Service Now has been seeing a lot of growth in the US as they transition their traditional back office offerings to AI enabled processes. There is a lot more that can be done in this area. The SEA’s fragmented market presents challenges and opportunities, so companies who figure out this approach for the US will be reluctant to expand to SEA quickly. This is an area where a fast follower approach that gloms onto a working model, modifies and applies it to SEA before the companies decide to come out to this region could be very successful. 

13. A.I. To Build Enterprise Software

This is a tough idea, as most enterprise software needs to be extremely reliable and current LLM approaches still have lots of hallucinations. But outside of execution, the main challenge for founders building in this space in SEA is either needing to sell it to local customers, or making sure they are global enough to sell to Western customers. One fun trick with selling globally from SEA, for those who are not yet hiring local sales reps, is to make sure that your availability looks similar to that of your localized competitors. Offer 9 to 5 hours in their timezone, even if that means taking a call at 3am.

The initial iterations of this style of custom software will still be relatively formulaic, but as programmers get faster at creating working custom software the dynamic of enterprise sales really does change.

14. Stablecoin Finance

Stablecoins are an interesting regulatory arbitrage - they can be money market funds that avoid actually registering as funds. And with the broader crypto ecosystem still not expecting significant yields after various firms lost all of their funds chasing yield, these offerings should have a high net interest margin and be quite profitable. There might also be good reason to expect more of these companies in SEA, as it makes sense to build these products away from the jurisdictions of the SEC and other US regulatory bodies. US regulators might be losing in court, but they are still quite antagonistic to crypto.

15. A Way To End Cancer

MRIs have an interesting potential to detect abnormalities. And there are many other approaches, finding markers in blood or in urine that AI tech can detect cancer. This is an area where serving the US market is far more lucrative than trying to sell in SEA. There may be ways to do testing more efficiently in Thailand’s medical ecosystem, but outside of something interesting coming out of Singapore’s university system we don’t expect there to be many opportunities in this space or related spaces in the region.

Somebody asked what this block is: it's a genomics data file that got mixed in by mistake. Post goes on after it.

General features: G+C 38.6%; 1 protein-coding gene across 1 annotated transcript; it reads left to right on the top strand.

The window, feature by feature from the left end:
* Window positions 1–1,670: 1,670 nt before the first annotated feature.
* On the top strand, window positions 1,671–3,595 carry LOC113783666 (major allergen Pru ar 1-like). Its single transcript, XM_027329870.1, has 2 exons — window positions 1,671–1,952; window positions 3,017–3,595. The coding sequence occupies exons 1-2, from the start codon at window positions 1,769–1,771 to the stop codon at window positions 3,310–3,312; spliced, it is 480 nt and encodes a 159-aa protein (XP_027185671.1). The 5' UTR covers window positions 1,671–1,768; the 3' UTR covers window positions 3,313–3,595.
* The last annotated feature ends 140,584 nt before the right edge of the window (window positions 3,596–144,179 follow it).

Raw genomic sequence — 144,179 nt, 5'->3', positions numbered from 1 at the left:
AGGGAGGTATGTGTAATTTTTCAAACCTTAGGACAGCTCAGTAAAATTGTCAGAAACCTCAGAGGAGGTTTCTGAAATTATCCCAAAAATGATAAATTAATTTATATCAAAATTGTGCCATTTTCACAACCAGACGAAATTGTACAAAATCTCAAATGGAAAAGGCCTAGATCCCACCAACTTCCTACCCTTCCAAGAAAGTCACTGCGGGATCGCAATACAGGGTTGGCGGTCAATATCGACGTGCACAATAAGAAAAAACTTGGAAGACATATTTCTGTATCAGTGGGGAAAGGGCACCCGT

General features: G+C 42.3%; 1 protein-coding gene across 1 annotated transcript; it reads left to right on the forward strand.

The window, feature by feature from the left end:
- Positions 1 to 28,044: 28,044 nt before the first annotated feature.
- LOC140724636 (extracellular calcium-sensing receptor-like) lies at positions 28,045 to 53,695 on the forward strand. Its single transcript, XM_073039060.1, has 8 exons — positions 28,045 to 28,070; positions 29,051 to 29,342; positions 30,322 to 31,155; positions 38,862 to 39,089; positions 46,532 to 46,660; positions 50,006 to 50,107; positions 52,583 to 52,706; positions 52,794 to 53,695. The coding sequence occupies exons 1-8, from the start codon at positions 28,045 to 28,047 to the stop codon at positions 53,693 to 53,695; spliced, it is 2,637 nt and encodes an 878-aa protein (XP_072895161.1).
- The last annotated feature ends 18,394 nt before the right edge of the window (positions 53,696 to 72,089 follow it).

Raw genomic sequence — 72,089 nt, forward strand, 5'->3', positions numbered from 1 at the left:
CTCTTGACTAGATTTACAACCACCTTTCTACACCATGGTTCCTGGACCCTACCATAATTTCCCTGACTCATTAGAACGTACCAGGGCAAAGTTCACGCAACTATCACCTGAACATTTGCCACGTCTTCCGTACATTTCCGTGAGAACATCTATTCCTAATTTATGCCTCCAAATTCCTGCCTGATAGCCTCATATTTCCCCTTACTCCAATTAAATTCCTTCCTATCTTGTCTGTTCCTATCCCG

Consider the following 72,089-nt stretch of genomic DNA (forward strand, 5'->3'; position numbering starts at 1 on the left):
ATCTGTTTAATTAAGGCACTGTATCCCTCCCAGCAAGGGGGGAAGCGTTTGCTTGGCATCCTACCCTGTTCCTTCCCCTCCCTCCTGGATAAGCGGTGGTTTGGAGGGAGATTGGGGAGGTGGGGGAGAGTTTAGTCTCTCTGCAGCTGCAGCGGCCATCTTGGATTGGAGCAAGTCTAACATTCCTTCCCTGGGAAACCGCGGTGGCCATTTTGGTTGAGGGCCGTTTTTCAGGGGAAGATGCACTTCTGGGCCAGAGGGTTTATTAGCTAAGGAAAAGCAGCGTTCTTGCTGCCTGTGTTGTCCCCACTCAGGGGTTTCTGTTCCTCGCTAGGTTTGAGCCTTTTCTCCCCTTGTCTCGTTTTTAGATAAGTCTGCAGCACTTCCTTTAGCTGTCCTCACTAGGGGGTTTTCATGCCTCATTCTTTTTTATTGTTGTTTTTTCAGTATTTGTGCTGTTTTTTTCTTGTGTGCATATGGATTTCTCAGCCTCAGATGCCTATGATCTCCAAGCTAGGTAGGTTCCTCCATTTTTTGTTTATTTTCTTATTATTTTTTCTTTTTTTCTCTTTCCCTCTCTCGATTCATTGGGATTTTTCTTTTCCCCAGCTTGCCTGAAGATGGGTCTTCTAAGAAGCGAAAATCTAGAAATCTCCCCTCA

Still, founders should keep in mind that there are interesting things that might be done with Thailand’s well developed medical ecosystem.

16. Foundation Models For Biological Systems

Foundational models are very capital intensive. Capital intensive businesses in the healthcare space are generally not the right fit for SEA based startups. Capital is harder to access in the region, so after blowing through some capital the next rounds will remain difficult if they don’t produce amazing results. And the human body works mostly the same anywhere, there are no obvious cost or business advantages to doing this out here. It is only once copyright or data access concerns start slowing down LLM training in the US then it would make sense to explore creating models in jurisdictions where access to the relevant data is easier. 

Some interesting specialized AI companies have been formed in Australia and Singapore using more traditional medical imaging and other data. Eventually, the biggest models will benefit from massive amounts of data on patients, interventions and outcomes in ways that it would make sense to focus on parts of the world where the legal system facilitates this data usage. However, external investors should not imagine SEA to be a mythical land of open data and no medical privacy regulations. Activists trained in the West have been pushing for the types of data protections that are hamstringing the emergence of functional AI doctors in the West.

It will make sense for startups in the healthcare space to piggyback on other company’s foundational models and form operating companies to capture the opportunities in this market. Even those opportunities will be complicated by the local regulatory landscape, but once AIs are helping us understand the human body at a level of biological researchers and doctors there are many amazing opportunities.

17. The Managed Service Organization Model For Healthcare